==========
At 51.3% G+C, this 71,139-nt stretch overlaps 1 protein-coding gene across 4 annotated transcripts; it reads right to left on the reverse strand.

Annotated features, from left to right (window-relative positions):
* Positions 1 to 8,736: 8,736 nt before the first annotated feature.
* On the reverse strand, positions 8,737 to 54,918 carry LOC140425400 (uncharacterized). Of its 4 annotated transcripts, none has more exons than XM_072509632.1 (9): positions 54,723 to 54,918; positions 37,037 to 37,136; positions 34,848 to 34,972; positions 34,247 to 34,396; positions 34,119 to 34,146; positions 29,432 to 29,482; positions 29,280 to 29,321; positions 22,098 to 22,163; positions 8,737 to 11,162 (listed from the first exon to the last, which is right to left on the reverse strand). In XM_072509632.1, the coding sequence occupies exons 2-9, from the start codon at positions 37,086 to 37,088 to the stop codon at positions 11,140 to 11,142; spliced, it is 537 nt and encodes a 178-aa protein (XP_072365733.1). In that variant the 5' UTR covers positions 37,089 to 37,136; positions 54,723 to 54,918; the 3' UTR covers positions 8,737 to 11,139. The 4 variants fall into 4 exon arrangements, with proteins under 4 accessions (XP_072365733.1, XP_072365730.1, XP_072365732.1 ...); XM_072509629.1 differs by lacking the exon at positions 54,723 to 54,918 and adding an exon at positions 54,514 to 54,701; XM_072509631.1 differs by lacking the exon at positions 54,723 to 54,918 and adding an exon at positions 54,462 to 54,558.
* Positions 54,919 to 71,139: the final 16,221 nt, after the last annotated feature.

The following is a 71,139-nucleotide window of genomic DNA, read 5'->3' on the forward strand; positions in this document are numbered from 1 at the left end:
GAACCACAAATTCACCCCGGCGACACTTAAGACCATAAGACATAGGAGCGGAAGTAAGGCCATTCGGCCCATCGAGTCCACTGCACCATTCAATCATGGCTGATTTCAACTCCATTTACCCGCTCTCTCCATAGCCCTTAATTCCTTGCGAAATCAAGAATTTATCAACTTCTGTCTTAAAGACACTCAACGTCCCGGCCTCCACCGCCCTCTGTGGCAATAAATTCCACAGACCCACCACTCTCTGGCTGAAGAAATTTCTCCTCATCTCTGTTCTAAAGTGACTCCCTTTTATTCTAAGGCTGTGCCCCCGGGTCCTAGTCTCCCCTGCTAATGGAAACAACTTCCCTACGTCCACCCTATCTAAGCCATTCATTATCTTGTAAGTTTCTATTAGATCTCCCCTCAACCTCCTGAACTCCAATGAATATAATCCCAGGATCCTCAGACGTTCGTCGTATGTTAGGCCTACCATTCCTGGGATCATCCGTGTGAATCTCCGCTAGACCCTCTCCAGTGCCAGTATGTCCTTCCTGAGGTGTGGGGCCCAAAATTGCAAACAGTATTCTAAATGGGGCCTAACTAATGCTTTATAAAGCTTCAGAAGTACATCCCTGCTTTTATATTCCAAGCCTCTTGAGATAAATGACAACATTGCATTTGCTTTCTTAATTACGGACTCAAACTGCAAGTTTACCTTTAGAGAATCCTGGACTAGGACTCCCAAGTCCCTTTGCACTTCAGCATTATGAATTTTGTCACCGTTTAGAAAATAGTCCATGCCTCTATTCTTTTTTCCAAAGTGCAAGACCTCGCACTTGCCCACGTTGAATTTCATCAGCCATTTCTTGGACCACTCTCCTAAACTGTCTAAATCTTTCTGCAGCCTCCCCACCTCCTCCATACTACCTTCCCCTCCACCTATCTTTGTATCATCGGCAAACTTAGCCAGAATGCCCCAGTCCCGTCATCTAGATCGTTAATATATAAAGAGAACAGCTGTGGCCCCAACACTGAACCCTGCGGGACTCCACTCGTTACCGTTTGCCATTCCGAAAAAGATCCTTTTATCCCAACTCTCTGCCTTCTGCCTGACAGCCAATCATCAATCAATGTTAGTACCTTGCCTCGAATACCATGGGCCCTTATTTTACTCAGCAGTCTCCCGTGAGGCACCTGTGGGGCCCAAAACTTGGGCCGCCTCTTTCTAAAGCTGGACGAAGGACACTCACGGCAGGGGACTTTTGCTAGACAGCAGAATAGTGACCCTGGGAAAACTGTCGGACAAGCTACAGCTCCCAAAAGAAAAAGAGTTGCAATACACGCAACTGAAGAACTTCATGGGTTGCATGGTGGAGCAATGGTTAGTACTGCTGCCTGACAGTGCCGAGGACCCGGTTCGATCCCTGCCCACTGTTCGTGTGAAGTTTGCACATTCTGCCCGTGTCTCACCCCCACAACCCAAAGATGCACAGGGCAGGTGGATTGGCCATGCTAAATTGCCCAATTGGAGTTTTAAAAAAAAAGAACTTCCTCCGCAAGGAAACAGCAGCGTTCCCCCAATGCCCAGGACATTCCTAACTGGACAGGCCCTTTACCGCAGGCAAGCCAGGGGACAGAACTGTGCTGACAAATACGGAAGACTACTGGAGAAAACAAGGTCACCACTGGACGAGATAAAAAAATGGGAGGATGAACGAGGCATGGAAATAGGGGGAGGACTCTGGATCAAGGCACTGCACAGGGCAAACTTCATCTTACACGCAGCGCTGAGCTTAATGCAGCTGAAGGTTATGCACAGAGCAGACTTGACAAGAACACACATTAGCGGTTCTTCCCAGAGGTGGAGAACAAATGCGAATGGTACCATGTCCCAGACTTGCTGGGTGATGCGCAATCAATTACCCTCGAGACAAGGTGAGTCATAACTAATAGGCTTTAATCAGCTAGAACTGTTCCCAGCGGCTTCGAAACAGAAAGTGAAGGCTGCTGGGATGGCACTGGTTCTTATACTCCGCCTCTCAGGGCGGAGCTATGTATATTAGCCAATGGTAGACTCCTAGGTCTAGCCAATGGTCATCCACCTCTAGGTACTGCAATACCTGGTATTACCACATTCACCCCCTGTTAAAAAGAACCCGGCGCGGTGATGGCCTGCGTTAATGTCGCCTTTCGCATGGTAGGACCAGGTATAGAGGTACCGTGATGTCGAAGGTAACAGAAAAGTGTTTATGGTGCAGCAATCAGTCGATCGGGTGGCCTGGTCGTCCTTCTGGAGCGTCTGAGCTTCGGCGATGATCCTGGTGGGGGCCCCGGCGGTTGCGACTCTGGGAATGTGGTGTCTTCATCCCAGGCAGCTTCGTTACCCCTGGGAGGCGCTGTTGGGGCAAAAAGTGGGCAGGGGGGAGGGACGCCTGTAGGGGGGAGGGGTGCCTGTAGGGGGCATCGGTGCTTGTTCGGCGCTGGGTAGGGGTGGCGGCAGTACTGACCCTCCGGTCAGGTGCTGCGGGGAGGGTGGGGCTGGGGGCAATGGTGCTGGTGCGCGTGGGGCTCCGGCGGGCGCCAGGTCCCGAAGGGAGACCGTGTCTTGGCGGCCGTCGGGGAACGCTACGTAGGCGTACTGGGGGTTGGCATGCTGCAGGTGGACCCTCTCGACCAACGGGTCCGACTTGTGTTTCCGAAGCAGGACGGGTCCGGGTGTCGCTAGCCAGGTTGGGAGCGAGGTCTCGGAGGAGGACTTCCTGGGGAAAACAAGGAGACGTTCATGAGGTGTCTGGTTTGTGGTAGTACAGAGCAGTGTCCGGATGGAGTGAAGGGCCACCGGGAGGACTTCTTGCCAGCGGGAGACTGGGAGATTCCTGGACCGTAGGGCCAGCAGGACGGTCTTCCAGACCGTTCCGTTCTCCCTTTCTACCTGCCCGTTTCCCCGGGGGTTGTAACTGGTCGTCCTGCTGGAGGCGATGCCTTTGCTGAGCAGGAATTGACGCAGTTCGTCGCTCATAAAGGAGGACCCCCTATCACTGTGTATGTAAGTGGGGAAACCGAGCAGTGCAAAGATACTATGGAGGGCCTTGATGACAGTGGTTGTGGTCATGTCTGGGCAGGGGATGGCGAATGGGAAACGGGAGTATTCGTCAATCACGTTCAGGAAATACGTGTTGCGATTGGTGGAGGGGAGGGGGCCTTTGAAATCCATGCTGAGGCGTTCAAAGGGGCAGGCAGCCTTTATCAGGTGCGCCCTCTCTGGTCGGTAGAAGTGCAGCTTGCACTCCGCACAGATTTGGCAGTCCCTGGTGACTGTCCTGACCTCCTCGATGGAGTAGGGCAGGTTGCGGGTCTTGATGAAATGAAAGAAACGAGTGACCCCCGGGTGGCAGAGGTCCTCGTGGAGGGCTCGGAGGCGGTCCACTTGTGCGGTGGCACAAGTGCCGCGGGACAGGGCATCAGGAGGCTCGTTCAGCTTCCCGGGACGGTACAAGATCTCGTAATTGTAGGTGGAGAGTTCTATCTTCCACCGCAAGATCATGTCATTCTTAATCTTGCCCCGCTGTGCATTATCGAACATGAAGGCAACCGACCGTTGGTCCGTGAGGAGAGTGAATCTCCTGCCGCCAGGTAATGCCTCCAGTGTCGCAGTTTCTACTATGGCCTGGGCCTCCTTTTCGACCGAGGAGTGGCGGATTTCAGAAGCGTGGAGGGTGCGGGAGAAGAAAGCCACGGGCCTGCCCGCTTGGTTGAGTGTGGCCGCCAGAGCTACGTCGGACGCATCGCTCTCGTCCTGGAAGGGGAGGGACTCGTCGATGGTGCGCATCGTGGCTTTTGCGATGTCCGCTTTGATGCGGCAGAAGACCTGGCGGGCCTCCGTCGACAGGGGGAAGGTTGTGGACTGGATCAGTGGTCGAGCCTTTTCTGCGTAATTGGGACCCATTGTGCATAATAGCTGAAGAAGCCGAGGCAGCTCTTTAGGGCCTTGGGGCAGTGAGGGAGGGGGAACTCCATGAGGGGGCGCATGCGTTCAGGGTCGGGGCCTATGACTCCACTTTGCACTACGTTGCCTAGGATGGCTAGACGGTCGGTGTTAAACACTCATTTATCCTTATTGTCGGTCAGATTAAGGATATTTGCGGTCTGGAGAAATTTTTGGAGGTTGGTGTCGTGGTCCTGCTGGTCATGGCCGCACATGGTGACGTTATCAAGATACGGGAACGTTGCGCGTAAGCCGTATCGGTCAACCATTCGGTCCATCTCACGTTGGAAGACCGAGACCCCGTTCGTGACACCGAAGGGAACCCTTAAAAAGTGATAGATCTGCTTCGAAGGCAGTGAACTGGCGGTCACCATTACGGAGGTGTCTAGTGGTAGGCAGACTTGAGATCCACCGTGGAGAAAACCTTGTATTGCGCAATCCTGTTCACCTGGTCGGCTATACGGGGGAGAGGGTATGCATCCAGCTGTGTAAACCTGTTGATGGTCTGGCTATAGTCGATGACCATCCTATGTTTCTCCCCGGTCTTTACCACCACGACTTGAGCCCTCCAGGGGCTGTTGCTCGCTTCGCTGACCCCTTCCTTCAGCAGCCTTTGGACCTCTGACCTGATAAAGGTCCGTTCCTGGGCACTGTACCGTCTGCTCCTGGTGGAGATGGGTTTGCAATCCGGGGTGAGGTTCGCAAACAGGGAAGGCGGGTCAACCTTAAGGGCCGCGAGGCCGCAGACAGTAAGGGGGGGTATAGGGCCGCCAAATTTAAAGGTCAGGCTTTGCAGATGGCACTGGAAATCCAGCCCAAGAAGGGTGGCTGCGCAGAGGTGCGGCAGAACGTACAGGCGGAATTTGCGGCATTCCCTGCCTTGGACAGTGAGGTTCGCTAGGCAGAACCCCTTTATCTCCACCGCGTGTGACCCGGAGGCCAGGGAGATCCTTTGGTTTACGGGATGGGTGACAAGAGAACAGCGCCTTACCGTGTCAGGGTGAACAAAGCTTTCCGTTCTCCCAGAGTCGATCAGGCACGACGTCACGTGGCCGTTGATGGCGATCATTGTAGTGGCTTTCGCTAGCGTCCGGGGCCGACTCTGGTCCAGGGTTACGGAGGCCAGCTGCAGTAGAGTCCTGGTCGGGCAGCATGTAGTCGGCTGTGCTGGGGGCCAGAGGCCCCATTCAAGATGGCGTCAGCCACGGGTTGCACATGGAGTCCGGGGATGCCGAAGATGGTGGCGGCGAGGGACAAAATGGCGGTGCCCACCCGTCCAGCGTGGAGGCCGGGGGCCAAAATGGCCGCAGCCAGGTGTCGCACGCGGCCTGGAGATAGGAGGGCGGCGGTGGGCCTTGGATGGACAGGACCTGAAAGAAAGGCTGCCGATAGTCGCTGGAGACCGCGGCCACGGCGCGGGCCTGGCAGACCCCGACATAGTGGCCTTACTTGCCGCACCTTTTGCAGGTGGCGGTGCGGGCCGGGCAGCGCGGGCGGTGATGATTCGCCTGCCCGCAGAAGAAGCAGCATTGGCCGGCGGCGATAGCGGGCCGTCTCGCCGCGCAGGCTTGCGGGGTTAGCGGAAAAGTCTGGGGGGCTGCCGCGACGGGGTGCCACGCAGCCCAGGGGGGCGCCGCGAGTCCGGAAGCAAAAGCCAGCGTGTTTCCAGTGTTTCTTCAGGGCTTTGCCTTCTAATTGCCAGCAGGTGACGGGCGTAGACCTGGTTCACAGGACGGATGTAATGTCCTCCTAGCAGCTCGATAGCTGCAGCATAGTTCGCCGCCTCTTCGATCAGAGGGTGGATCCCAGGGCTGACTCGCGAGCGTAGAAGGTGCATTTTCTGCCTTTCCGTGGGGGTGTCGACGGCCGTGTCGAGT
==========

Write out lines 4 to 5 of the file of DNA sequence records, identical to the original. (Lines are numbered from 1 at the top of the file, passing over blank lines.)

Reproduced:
* On the reverse strand, positions 8,737 to 54,918 carry LOC140425400 (uncharacterized). Of its 4 annotated transcripts, none has more exons than XM_072509632.1 (9): positions 54,723 to 54,918; positions 37,037 to 37,136; positions 34,848 to 34,972; positions 34,247 to 34,396; positions 34,119 to 34,146; positions 29,432 to 29,482; positions 29,280 to 29,321; positions 22,098 to 22,163; positions 8,737 to 11,162 (listed from the first exon to the last, which is right to left on the reverse strand). In XM_072509632.1, the coding sequence occupies exons 2-9, from the start codon at positions 37,086 to 37,088 to the stop codon at positions 11,140 to 11,142; spliced, it is 537 nt and encodes a 178-aa protein (XP_072365733.1). In that variant the 5' UTR covers positions 37,089 to 37,136; positions 54,723 to 54,918; the 3' UTR covers positions 8,737 to 11,139. The 4 variants fall into 4 exon arrangements, with proteins under 4 accessions (XP_072365733.1, XP_072365730.1, XP_072365732.1 ...); XM_072509629.1 differs by lacking the exon at positions 54,723 to 54,918 and adding an exon at positions 54,514 to 54,701; XM_072509631.1 differs by lacking the exon at positions 54,723 to 54,918 and adding an exon at positions 54,462 to 54,558.
* Positions 54,919 to 71,139: the final 16,221 nt, after the last annotated feature.